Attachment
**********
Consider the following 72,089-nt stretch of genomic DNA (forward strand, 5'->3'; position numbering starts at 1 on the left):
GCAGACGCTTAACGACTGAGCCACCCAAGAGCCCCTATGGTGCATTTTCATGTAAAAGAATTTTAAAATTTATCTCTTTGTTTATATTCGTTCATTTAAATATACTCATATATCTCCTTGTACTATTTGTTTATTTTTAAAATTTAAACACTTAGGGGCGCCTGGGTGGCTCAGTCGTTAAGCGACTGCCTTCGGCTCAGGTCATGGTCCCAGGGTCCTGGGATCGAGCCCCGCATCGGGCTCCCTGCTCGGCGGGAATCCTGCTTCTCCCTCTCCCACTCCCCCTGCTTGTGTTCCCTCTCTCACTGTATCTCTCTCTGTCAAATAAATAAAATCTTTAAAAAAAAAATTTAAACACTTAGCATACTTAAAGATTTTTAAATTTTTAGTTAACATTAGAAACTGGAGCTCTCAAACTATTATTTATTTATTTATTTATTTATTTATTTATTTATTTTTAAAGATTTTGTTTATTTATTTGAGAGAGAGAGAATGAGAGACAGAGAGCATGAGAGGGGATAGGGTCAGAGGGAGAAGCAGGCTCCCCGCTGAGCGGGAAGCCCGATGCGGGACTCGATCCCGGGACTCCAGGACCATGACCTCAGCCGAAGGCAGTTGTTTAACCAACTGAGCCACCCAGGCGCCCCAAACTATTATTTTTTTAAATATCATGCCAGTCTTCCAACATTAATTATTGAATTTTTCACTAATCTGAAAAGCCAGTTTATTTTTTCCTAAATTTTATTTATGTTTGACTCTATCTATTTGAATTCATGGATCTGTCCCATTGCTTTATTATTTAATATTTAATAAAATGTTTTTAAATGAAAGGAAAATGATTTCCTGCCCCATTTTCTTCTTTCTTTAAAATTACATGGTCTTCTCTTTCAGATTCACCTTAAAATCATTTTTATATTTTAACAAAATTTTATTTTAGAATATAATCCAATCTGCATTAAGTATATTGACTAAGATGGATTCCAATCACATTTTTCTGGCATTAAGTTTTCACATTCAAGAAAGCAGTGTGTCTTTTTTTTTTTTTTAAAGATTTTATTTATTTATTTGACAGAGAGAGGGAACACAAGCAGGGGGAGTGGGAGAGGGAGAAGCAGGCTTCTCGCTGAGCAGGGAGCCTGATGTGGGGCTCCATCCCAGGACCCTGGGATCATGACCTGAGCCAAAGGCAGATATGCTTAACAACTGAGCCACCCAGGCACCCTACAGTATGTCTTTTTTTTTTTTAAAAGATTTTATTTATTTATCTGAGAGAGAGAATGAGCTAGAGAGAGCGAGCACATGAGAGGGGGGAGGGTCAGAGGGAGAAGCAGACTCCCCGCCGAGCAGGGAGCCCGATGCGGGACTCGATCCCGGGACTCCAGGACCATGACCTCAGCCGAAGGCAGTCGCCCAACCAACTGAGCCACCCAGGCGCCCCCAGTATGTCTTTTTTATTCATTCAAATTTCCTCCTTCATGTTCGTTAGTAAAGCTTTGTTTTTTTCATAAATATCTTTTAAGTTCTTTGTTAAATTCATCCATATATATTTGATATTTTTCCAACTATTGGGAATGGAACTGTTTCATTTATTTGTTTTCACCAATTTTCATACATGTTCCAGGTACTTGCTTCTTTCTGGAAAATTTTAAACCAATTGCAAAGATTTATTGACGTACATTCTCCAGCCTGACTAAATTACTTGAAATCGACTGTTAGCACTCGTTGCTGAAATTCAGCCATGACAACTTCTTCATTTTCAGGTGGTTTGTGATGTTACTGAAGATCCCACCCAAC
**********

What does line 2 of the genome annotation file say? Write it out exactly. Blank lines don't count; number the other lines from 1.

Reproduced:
GCAGACGCTTAACGACTGAGCCACCCAAGAGCCCCTATGGTGCATTTTCATGTAAAAGAATTTTAAAATTTATCTCTTTGTTTATATTCGTTCATTTAAATATACTCATATATCTCCTTGTACTATTTGTTTATTTTTAAAATTTAAACACTTAGGGGCGCCTGGGTGGCTCAGTCGTTAAGCGACTGCCTTCGGCTCAGGTCATGGTCCCAGGGTCCTGGGATCGAGCCCCGCATCGGGCTCCCTGCTCGGCGGGAATCCTGCTTCTCCCTCTCCCACTCCCCCTGCTTGTGTTCCCTCTCTCACTGTATCTCTCTCTGTCAAATAAATAAAATCTTTAAAAAAAAAATTTAAACACTTAGCATACTTAAAGATTTTTAAATTTTTAGTTAACATTAGAAACTGGAGCTCTCAAACTATTATTTATTTATTTATTTATTTATTTATTTATTTATTTTTAAAGATTTTGTTTATTTATTTGAGAGAGAGAGAATGAGAGACAGAGAGCATGAGAGGGGATAGGGTCAGAGGGAGAAGCAGGCTCCCCGCTGAGCGGGAAGCCCGATGCGGGACTCGATCCCGGGACTCCAGGACCATGACCTCAGCCGAAGGCAGTTGTTTAACCAACTGAGCCACCCAGGCGCCCCAAACTATTATTTTTTTAAATATCATGCCAGTCTTCCAACATTAATTATTGAATTTTTCACTAATCTGAAAAGCCAGTTTATTTTTTCCTAAATTTTATTTATGTTTGACTCTATCTATTTGAATTCATGGATCTGTCCCATTGCTTTATTATTTAATATTTAATAAAATGTTTTTAAATGAAAGGAAAATGATTTCCTGCCCCATTTTCTTCTTTCTTTAAAATTACATGGTCTTCTCTTTCAGATTCACCTTAAAATCATTTTTATATTTTAACAAAATTTTATTTTAGAATATAATCCAATCTGCATTAAGTATATTGACTAAGATGGATTCCAATCACATTTTTCTGGCATTAAGTTTTCACATTCAAGAAAGCAGTGTGTCTTTTTTTTTTTTTTAAAGATTTTATTTATTTATTTGACAGAGAGAGGGAACACAAGCAGGGGGAGTGGGAGAGGGAGAAGCAGGCTTCTCGCTGAGCAGGGAGCCTGATGTGGGGCTCCATCCCAGGACCCTGGGATCATGACCTGAGCCAAAGGCAGATATGCTTAACAACTGAGCCACCCAGGCACCCTACAGTATGTCTTTTTTTTTTTTAAAAGATTTTATTTATTTATCTGAGAGAGAGAATGAGCTAGAGAGAGCGAGCACATGAGAGGGGGGAGGGTCAGAGGGAGAAGCAGACTCCCCGCCGAGCAGGGAGCCCGATGCGGGACTCGATCCCGGGACTCCAGGACCATGACCTCAGCCGAAGGCAGTCGCCCAACCAACTGAGCCACCCAGGCGCCCCCAGTATGTCTTTTTTATTCATTCAAATTTCCTCCTTCATGTTCGTTAGTAAAGCTTTGTTTTTTTCATAAATATCTTTTAAGTTCTTTGTTAAATTCATCCATATATATTTGATATTTTTCCAACTATTGGGAATGGAACTGTTTCATTTATTTGTTTTCACCAATTTTCATACATGTTCCAGGTACTTGCTTCTTTCTGGAAAATTTTAAACCAATTGCAAAGATTTATTGACGTACATTCTCCAGCCTGACTAAATTACTTGAAATCGACTGTTAGCACTCGTTGCTGAAATTCAGCCATGACAACTTCTTCATTTTCAGGTGGTTTGTGATGTTACTGAAGATCCCACCCAAC